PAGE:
Chemicals that plants make to ward off pests stimulate nerve cells in ways that may protect the brain against diseases such as Alzheimer's and Parkinson's
Traditional healers learned through trial and sometimes fatal error that these same plants had important medicinal uses. Pharmacologists, toxicologists and biochemists are now confirming that plant chemicals that are toxic when consumed at high levels can be hormetic—that is, they provide health benefits when eaten in smaller amounts.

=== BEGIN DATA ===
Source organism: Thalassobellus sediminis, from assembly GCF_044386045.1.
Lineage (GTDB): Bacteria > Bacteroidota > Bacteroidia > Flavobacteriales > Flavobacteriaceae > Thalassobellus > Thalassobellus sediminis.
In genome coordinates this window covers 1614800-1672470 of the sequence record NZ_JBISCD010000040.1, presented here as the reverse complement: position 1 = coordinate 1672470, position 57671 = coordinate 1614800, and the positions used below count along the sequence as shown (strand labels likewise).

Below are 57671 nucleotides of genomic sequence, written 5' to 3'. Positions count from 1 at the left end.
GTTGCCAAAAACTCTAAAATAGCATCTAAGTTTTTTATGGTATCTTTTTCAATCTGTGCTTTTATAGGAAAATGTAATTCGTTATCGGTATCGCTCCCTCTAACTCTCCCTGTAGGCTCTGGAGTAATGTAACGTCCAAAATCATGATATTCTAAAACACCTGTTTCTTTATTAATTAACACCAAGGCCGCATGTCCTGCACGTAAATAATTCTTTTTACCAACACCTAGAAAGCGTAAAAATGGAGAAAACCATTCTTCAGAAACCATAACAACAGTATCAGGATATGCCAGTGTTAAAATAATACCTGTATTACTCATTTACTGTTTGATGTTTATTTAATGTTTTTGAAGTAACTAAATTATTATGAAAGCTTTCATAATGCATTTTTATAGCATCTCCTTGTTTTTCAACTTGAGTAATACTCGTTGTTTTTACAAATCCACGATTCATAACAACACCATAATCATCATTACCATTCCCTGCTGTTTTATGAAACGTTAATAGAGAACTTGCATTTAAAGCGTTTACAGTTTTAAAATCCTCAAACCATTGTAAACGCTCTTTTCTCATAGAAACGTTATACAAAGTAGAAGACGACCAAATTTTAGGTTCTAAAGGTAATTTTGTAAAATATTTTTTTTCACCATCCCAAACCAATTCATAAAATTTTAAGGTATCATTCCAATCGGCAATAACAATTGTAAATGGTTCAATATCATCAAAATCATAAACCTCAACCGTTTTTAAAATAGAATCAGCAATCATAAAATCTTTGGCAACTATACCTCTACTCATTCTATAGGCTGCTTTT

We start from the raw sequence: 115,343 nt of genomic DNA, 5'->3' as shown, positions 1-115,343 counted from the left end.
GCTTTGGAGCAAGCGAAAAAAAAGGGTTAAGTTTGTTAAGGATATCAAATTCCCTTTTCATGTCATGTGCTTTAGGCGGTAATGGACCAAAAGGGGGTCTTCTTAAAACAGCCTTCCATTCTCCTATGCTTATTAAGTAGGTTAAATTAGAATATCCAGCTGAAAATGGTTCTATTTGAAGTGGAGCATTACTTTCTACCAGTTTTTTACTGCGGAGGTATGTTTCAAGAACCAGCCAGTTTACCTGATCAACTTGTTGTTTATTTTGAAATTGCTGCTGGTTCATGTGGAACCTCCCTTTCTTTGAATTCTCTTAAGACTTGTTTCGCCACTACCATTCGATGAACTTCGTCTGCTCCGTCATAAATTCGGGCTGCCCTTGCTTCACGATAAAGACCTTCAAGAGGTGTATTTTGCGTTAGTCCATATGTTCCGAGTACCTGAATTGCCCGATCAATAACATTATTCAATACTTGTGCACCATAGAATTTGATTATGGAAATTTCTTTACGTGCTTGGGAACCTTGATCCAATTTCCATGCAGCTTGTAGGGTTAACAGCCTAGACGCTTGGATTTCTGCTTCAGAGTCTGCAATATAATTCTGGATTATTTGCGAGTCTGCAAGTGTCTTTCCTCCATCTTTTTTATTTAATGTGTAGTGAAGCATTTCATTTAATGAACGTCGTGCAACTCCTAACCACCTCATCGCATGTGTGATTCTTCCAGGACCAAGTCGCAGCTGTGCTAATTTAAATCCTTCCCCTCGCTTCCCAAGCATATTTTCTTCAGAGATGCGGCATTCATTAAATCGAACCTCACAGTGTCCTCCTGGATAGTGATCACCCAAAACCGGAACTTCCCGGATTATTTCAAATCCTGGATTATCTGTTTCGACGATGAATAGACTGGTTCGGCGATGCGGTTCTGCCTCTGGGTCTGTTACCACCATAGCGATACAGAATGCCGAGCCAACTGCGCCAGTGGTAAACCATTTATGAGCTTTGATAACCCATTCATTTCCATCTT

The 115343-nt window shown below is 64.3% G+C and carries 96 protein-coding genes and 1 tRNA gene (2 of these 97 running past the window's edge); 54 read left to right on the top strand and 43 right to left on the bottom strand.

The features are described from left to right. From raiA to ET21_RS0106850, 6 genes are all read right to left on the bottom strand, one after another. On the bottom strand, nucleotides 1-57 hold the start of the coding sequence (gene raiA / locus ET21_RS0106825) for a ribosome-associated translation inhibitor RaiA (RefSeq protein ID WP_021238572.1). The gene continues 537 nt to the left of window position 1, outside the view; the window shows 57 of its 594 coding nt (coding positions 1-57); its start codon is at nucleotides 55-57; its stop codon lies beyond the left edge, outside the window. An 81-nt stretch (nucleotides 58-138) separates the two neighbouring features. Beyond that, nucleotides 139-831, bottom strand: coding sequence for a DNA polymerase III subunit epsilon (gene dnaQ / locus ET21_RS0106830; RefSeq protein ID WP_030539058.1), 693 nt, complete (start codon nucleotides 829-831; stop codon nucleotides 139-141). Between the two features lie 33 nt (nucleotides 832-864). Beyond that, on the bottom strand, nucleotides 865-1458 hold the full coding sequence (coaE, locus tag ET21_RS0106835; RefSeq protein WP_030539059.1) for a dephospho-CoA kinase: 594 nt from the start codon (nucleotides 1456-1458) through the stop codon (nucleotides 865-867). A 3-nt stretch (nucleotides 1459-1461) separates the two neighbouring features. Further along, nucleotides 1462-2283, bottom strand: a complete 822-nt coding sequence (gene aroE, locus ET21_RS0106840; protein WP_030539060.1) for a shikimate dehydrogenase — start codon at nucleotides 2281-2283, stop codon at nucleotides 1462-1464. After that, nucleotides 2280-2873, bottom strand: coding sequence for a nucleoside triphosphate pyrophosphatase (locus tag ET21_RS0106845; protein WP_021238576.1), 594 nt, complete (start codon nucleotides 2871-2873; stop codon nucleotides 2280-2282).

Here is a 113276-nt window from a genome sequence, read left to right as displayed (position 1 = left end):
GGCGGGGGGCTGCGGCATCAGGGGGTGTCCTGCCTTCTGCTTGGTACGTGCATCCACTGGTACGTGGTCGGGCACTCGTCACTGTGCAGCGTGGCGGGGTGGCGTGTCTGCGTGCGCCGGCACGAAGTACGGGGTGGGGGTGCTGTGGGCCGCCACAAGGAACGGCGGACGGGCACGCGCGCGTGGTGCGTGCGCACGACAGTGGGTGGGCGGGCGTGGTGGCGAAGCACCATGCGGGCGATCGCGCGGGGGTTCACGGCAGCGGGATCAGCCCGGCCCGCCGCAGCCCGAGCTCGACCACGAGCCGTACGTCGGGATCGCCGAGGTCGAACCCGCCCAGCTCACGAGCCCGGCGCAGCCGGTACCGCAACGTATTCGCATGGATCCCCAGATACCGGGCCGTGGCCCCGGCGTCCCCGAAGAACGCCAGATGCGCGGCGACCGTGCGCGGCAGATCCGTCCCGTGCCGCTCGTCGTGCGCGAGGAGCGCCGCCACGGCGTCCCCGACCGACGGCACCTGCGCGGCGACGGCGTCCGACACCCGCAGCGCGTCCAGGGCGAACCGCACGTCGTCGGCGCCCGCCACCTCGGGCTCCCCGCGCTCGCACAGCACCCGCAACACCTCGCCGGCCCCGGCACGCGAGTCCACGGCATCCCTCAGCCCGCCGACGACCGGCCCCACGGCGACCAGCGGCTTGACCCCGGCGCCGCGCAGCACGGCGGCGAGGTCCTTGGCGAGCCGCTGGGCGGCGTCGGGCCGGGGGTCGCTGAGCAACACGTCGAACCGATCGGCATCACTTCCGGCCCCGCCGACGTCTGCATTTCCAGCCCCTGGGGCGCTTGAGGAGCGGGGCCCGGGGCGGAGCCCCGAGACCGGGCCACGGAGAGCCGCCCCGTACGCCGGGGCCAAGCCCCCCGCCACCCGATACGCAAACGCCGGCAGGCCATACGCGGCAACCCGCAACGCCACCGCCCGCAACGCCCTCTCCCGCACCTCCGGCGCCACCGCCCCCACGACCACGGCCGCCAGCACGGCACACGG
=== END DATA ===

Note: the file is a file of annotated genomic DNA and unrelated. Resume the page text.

When the effects of hormesis-inducing substances are measured, they yield what scientists call a biphasic response curve. It can be illustrated on a graph plotting effects relative to dose and by drawing a line that traces an upside-down U shape. The effect line rises at first to indicate that eating a small or moderate amount of a plant chemical has beneficial health effects. It then drops gradually to illustrate the toxicity that emerges as more of these substances are consumed. Eating too many Brazil nuts can poison the liver and lungs because of the presence of the trace element selenium. Yet eating just a few supplies an essential nutrient that is incorporated into an enzyme that may help protect against heart disease and cancer. This example illustrates how hormesis works and differentiates it from homeopathy, which claims, without valid evidence or a plausible mechanism, that vanishingly small amounts of what causes illness can be curative.